Groundbreaking tech IPOs often come with giant risks.

Amazon, which came to the stock market in 1997, was widely thought to be on the verge of bankruptcy after the dotcom bust. Fifteen years later, Facebook arrived on Wall Street as a shift to smartphones threatened to leave it behind — slicing 50 per cent from its share price before the company proved it could make money from mobile.

Yet the challenges currently facing Uber are something else entirely. The company’s advisers are warming up for an IPO valuing the ride-hailing company at more than $100bn. If this confidence is justified, it would underline Uber’s recovery from recent troubles and cement its position as the defining tech start-up of its generation. But that is a big “if”.

It is not just the questions that still hang over Uber’s basic business model. Uber, like its rivals, has built a new market through the liberal use of subsidies, racking up huge losses in the process. What demand will look like when pricing adjusts to an economic level is not clear.

Nor is it simply the uncertainty of operating a disruptive company in a highly regulated sector. Transportation is not like social networking, where start-ups have largely been free to screw up society — at least, until politicians can no longer ignore the consequences. The cities where ride-hailing services ply their trade tend to be more interventionist.

In some cases, the interests of transportation start-ups run directly counter to the interests of host cities. Uber, for instance, benefits from having many empty cars patrolling the streets, meaning riders never wait long. But San Francisco’s county transport authority said this week that half of the recent build-up in local traffic congestion was down to services such as Uber and Lyft.

And questions remain about the future of Uber’s business. Will it be a transportation supermarket — offering everything from electric scooters and bikes to food delivery and logistics — as well as a vertically integrated tech company, with its own self-driving technology? Or will it spin out certain businesses into separate entities, something that is already under consideration? Taking on everything might be too much for any company.

All of these issues, however, pale in comparison to the single, over-arching question: what is the value of Uber’s network?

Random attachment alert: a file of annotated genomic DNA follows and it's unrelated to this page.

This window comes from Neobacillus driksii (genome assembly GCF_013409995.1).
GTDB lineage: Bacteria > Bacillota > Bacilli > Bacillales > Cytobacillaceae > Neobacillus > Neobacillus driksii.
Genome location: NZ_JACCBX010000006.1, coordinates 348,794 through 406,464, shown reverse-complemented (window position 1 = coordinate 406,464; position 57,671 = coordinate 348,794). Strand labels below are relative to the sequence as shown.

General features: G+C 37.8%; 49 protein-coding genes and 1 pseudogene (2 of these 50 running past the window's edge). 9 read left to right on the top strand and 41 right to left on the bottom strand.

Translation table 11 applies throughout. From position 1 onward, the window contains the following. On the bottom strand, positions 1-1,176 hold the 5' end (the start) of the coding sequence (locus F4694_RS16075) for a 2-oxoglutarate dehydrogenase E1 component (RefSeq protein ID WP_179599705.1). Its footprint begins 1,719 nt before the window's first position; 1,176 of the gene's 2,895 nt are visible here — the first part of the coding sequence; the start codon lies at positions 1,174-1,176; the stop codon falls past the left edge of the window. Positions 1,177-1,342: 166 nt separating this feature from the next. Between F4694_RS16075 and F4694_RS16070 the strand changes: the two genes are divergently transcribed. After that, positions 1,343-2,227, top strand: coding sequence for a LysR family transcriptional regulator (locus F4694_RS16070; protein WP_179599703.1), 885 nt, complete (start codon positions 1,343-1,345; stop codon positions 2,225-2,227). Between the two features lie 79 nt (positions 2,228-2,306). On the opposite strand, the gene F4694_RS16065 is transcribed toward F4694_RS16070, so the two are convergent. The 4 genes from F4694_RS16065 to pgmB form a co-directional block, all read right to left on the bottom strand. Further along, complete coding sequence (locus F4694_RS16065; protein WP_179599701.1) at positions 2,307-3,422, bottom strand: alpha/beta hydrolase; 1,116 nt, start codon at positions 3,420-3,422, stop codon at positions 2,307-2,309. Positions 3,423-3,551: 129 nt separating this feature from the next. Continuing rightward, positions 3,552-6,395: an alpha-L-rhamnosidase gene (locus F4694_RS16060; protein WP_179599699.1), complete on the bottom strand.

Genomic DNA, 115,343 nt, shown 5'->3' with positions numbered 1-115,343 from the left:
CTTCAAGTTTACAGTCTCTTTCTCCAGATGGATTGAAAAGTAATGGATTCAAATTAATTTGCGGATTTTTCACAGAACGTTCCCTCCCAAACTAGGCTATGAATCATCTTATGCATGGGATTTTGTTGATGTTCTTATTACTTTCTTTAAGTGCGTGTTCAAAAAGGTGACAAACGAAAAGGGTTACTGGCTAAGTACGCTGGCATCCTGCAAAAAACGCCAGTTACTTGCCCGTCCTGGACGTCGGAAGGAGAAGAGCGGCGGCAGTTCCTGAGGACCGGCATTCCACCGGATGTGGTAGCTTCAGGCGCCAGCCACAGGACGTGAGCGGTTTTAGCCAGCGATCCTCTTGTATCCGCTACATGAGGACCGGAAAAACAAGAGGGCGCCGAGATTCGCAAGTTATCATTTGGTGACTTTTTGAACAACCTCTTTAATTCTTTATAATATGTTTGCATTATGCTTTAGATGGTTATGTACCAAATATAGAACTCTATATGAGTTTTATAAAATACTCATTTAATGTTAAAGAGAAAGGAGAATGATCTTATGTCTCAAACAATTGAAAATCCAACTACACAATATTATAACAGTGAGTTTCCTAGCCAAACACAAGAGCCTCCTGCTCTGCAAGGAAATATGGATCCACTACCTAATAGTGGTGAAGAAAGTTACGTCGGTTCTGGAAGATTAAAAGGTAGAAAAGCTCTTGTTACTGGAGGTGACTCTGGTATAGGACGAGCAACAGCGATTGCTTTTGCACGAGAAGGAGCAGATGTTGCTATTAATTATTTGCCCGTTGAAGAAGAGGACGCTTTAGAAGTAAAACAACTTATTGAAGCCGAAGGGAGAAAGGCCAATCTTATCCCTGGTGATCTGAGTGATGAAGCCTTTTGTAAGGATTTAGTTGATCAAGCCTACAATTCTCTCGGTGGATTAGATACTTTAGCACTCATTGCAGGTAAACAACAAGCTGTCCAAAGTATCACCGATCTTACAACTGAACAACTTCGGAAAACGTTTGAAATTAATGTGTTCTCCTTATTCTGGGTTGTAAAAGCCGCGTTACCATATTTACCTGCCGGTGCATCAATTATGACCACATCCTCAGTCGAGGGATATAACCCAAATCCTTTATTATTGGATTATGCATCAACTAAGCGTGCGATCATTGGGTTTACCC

In the early days, it was easy to imagine that Uber operated in a “winner-takes-all” market. The company with the most drivers on its network would attract the most users. That would lead drivers to accept lower fares, because they would spend more time working and less time sitting idle. The result would be a virtuous cycle that attracted more riders and drivers.

But that does not seem to have happened. Riders and drivers both like choice, and are capable of juggling multiple apps. US rival Lyft shows no sign of going away, and is planning an IPO of its own. In what is essentially a city-by-city market, competitors may not need to match Uber’s scale to be viable.

Yet whatever network effects Uber is able to generate could bring enormous benefits further down the road — particularly when the era of driverless cars finally arrives.

Autonomous vehicles have trouble in unpredictable environments, and at first, they are likely to operate only on limited, simplified routes, and under perfect weather conditions. That period could last for years.

A network such as Uber, with an army of human drivers, should be best placed to bring a new technology like this to market. It could release driverless cars on to the road as and when conditions are right, and only on the least complicated routes. As their capabilities increase, the cars could take on a progressively larger share of rides. If it played out this way, ride-hailing companies could be at the front of the driverless car revolution — whether or not they developed the technology themselves.

But will true robot taxis hit the roads in the next five years, or decades from now? Will deep-pocketed companies such as Alphabet — the parent company of Waymo, widely considered to be the most technically advanced — unleash their own fleets of vehicles, leaving Uber behind? Will Tesla, or another carmaker, succeed in turning its customers into owner-operators for a proprietary fleet of autonomous electric cars?

The answers to these questions have a huge bearing on Uber’s ultimate value. Until now, they have only been of concern to a privileged group of private investors. But if things go to plan, soon anyone will get the chance to take a punt.

richard.waters@ft.com

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